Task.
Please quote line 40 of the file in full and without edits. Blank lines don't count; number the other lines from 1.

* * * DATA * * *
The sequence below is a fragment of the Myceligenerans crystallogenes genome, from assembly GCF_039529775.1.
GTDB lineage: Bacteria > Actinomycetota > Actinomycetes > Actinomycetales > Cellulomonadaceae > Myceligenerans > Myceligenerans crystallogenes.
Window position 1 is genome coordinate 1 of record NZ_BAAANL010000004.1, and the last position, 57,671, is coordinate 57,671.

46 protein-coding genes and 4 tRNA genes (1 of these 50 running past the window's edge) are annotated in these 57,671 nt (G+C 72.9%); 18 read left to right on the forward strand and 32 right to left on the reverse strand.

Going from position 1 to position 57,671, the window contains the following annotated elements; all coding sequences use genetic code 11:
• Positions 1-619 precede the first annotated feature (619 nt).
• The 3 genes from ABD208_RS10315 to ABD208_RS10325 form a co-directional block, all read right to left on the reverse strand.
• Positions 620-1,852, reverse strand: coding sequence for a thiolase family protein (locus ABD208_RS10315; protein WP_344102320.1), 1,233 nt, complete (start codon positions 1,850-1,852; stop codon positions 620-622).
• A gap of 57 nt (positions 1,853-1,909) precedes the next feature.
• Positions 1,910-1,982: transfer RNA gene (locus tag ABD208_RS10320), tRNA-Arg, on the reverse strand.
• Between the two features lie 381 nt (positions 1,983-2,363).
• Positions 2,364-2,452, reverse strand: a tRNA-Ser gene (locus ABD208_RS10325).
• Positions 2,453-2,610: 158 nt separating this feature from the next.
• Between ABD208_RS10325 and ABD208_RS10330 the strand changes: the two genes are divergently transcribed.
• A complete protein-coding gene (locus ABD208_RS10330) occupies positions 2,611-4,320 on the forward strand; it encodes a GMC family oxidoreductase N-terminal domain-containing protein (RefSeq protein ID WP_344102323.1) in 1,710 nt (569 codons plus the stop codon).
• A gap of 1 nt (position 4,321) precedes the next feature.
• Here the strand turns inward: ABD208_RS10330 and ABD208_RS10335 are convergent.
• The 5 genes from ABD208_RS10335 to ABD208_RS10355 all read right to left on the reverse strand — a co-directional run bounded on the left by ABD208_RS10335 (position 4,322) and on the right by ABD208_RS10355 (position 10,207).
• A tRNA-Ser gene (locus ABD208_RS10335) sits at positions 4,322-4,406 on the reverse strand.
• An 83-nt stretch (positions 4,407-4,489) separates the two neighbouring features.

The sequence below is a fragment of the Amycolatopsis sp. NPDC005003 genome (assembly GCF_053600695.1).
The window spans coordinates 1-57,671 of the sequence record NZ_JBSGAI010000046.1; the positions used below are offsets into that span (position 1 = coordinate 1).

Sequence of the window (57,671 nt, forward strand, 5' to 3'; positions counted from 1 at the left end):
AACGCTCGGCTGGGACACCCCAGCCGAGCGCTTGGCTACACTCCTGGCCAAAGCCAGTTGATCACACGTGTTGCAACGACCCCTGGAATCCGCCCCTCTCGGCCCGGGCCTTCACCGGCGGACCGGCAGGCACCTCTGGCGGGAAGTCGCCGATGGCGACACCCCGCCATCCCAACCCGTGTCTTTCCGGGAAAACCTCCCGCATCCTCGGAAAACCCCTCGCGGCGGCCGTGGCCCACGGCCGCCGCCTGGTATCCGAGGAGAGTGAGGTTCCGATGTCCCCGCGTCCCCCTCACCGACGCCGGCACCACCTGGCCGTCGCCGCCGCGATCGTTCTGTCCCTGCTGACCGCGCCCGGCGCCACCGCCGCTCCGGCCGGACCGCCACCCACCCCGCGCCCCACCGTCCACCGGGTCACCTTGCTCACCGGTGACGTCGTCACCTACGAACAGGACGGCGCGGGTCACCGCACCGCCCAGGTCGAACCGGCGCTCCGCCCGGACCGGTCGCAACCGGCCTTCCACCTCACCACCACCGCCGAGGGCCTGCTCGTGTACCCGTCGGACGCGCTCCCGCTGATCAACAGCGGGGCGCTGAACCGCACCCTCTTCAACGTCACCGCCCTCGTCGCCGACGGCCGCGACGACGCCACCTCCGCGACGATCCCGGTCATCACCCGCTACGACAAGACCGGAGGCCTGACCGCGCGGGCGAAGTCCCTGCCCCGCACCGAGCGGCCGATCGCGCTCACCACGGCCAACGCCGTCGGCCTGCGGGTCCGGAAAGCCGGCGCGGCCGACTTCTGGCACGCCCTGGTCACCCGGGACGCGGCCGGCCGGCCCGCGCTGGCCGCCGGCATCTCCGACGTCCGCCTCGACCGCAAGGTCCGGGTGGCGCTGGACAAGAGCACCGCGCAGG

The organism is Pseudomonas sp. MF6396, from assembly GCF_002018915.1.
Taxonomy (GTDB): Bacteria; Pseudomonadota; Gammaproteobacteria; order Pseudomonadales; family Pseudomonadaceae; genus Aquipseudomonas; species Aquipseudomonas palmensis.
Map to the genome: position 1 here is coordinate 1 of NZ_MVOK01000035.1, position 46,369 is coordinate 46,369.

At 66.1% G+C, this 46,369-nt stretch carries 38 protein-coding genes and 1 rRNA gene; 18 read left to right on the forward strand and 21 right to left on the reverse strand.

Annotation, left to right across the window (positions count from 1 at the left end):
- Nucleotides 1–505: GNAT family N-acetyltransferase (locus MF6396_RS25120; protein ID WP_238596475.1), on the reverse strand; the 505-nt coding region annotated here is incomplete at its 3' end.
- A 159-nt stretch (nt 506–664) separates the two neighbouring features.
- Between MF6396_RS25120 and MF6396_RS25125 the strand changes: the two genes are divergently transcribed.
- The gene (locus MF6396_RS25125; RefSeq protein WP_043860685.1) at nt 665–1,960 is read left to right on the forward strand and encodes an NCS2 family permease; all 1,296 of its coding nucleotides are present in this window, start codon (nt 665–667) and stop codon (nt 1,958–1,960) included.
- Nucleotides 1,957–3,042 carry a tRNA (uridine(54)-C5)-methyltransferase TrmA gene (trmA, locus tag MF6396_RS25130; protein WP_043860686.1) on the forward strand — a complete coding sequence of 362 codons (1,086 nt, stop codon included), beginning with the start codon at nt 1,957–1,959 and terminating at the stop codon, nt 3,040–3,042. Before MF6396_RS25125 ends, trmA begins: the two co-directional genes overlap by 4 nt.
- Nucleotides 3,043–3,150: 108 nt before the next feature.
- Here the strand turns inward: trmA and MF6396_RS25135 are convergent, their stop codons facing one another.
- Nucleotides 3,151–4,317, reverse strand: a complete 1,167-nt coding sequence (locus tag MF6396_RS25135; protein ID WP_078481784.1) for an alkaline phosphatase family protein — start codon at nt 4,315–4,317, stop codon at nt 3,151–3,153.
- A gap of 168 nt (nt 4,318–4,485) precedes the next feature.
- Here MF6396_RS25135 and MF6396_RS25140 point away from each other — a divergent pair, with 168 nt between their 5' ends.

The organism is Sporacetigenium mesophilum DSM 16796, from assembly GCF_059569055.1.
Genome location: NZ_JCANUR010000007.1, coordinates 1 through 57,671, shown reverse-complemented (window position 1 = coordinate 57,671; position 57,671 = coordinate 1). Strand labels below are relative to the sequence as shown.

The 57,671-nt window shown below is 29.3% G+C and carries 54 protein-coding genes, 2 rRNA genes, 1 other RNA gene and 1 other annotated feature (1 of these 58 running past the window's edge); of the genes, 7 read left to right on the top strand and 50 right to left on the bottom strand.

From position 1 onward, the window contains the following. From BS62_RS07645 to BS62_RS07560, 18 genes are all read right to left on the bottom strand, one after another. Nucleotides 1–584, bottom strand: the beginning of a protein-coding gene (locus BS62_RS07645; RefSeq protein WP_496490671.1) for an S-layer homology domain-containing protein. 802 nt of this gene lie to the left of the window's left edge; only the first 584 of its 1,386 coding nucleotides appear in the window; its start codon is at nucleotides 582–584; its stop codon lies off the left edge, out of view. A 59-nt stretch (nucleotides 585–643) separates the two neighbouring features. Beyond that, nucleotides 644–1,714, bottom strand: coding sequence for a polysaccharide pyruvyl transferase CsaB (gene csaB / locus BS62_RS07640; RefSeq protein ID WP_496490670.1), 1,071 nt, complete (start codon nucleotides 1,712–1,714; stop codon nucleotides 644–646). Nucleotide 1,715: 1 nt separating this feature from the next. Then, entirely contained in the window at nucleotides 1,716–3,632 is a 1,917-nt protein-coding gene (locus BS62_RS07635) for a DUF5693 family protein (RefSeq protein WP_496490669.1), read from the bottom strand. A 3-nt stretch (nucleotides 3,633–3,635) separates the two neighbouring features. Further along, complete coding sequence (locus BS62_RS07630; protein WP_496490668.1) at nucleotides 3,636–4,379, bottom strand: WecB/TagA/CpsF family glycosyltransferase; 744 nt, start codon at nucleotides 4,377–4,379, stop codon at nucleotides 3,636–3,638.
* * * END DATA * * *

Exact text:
The organism is Sporacetigenium mesophilum DSM 16796, from assembly GCF_059569055.1.